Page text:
Fund-raising for the opening bash planned for the new San Francisco-Oakland Bay Bridge scheduled for Labor Day weekend has been suspended. That's the clearest indication yet that the new span's cracked bolts and other problems pose serious risks to a safe opening of this bridge.
As The Sacramento Bee's Charles Piller reported several weeks ago, 32 of 96 giant bolts used to support seismic safety equipment cracked when tightened in March. That's a failure rate of more than 30 percent, alarming, to say the least.
Then over the weekend, the San Francisco Chronicle reported that the Bay Bridge's new eastern span has more than 1,200 bolts made, like the bolts that cracked, from a type of galvanized steel that a nationwide group of transportation officials banned from bridge use because it was susceptible to cracking over time.
The bolts are coated with a zinc material that is intended to keep them from rusting. But zinc can react with hydrogen found in rainwater and fog, causing an electrochemical reaction that makes hardened steel brittle, and thus susceptible to cracking.
Incredibly, the California Department of Transportation bridge design manual forbids the use of the type of steel rods in question. Caltrans officials told the Chronicle that the Bay Bridge had different project-specific criteria and that the manual's "generic specifications are for run-of-the- mill-bridges, and this bridge is not run of the mill."
Experts in the field contacted by the Chronicle expressed shock.
"This is completely the wrong material for use in this application," one said. "Irresponsible," another called the state's actions in using the type of bolts it did.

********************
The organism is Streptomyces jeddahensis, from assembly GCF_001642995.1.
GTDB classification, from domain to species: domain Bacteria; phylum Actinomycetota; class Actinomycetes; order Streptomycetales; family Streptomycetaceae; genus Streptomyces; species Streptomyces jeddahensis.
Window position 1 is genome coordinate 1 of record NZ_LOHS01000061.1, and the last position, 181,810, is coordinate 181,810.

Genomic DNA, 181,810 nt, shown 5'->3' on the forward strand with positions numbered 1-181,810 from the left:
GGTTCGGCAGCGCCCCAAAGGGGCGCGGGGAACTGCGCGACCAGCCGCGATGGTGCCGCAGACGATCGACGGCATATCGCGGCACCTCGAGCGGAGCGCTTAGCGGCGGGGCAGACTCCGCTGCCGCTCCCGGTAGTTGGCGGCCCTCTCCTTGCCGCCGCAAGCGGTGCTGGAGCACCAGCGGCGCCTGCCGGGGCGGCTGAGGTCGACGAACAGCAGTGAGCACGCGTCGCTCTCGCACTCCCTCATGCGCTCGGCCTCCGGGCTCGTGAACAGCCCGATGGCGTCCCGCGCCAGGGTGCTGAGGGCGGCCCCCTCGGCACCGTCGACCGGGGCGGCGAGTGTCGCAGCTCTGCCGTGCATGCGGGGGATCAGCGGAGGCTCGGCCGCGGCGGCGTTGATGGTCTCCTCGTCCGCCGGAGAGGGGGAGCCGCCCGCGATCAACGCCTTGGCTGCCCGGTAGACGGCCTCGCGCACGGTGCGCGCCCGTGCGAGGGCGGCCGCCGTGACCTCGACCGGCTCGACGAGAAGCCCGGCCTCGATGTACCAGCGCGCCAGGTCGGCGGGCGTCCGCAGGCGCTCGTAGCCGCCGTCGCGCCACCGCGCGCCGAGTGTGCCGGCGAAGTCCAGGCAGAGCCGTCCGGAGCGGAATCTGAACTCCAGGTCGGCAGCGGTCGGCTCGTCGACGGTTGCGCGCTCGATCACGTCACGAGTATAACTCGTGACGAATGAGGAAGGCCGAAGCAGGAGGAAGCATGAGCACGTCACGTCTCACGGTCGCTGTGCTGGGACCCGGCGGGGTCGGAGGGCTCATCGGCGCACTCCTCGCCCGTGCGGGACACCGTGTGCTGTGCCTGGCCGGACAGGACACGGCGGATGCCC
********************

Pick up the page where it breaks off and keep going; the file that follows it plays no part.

The suspect bolts play a vital role in bridge safety. Engineers say they anchor structures that are supposed to keep the bridges stable in an earthquake, banding the main cables together and binding them to the road decks.
Caltrans officials are scrambling to find out what went wrong, assess how serious the problem is and engineer a fix. In the past, they've said it would not delay the bridge's Sept. 3 opening, but that now is highly doubtful.
Cracked bolts are just the latest of a string of construction problems that have plagued the rebuilding of the $6.3 billion eastern span of the Bay Bridge. Previously, Piller broke the story about a Caltrans employee who ignored proper procedures for testing structural integrity of concrete in the bridge's tower foundations. Inspectors have found microscopic cracks in steel deck sections fabricated in China.
On Wednesday, Piller reported that Caltrans is working with contractors to fix defects on portions of 20 welds each nearly 33 feet long and up to 4 inches thick on the tower of the new bridge.
It is vital for Caltrans to open the new span as quickly as possible, since the old one remains highly vulnerable to an earthquake, which could occur any day. But the bridge must be safe upon opening. Revelations of cracked bolts and other problems raise urgent questions about the integrity of the bridge, one of the nation's largest public works projects, and the competence of Caltrans to manage its construction. Legislators have scheduled a May 14 hearing to discuss the issue. Caltrans officials will face some very hard grilling, rightfully so.